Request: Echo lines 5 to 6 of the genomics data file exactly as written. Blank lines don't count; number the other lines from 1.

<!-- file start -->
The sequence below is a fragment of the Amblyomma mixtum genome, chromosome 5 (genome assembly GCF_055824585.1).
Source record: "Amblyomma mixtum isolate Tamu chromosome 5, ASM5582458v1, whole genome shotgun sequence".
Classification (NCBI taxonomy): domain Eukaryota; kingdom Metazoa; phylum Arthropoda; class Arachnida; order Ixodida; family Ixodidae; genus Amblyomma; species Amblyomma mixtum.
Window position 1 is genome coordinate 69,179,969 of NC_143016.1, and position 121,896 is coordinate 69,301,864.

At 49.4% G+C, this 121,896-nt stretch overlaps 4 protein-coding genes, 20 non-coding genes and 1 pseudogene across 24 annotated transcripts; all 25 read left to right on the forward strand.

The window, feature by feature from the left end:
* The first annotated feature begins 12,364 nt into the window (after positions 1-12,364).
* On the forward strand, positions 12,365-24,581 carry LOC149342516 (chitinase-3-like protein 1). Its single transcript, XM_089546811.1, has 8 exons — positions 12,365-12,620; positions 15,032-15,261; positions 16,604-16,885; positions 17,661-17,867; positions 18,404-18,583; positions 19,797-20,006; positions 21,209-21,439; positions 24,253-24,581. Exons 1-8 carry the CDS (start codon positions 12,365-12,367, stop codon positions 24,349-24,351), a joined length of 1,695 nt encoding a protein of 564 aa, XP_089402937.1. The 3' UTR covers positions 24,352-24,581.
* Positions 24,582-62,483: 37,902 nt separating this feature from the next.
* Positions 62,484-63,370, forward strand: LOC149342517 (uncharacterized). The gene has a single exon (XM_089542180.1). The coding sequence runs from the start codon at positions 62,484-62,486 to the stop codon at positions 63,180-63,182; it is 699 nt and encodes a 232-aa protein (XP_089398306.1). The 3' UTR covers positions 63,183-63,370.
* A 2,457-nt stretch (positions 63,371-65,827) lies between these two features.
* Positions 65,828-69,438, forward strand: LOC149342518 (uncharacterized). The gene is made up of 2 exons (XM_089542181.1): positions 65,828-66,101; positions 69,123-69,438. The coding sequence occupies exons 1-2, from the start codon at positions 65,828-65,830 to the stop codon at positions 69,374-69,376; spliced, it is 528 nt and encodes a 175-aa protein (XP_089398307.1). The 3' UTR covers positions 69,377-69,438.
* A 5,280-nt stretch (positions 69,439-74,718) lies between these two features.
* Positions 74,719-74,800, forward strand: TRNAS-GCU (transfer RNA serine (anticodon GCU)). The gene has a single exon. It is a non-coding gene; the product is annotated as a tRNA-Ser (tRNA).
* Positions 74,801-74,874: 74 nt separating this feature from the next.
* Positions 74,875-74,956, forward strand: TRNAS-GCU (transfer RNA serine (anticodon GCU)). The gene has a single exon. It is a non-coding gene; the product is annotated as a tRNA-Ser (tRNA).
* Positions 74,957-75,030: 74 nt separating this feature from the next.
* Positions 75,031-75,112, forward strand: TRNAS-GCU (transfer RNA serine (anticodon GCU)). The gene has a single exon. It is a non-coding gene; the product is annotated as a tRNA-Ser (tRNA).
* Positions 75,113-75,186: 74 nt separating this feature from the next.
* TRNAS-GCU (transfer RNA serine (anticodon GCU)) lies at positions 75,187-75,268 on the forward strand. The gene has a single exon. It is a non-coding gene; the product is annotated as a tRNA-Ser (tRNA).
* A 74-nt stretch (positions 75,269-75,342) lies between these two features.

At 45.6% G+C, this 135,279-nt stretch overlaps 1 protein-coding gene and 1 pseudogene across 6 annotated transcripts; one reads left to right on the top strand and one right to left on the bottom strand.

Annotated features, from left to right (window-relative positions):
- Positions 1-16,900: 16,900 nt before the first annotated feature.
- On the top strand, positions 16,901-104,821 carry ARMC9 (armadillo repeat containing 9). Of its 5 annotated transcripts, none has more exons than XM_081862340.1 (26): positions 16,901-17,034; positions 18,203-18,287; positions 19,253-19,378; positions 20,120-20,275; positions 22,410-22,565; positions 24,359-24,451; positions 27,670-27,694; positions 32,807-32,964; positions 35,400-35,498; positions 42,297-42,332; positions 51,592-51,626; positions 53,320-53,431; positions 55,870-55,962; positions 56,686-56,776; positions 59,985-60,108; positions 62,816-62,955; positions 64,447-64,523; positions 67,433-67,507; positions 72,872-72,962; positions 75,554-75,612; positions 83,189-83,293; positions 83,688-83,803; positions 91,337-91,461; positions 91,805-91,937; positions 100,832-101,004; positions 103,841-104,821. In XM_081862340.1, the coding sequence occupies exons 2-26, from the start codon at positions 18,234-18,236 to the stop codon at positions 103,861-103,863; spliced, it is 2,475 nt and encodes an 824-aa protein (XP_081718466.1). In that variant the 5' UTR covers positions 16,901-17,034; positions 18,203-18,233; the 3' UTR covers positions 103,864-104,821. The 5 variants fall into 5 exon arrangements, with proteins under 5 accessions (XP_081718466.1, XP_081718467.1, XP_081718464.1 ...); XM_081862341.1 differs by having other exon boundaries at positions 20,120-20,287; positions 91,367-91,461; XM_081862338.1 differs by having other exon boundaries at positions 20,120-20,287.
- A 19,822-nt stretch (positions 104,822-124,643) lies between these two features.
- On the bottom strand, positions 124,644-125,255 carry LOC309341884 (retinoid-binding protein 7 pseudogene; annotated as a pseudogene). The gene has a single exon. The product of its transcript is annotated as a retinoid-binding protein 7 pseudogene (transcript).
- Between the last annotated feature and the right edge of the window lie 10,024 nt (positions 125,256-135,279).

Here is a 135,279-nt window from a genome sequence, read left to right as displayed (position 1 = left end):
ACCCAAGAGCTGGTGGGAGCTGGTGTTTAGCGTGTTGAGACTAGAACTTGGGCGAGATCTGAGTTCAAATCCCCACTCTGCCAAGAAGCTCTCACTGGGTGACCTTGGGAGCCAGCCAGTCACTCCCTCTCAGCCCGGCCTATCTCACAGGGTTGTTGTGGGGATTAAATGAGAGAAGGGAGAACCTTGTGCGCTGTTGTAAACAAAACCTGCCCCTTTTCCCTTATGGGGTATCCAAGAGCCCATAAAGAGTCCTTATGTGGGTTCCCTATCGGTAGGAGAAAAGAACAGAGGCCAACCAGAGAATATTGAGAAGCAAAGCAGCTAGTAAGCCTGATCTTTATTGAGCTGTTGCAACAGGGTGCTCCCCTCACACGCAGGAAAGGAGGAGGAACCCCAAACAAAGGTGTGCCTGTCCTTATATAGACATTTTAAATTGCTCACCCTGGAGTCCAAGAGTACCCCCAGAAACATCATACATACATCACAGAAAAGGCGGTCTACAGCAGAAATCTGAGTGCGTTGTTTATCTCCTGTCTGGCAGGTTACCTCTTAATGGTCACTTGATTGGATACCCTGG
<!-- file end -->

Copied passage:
At 49.4% G+C, this 121,896-nt stretch overlaps 4 protein-coding genes, 20 non-coding genes and 1 pseudogene across 24 annotated transcripts; all 25 read left to right on the forward strand.

The window, feature by feature from the left end: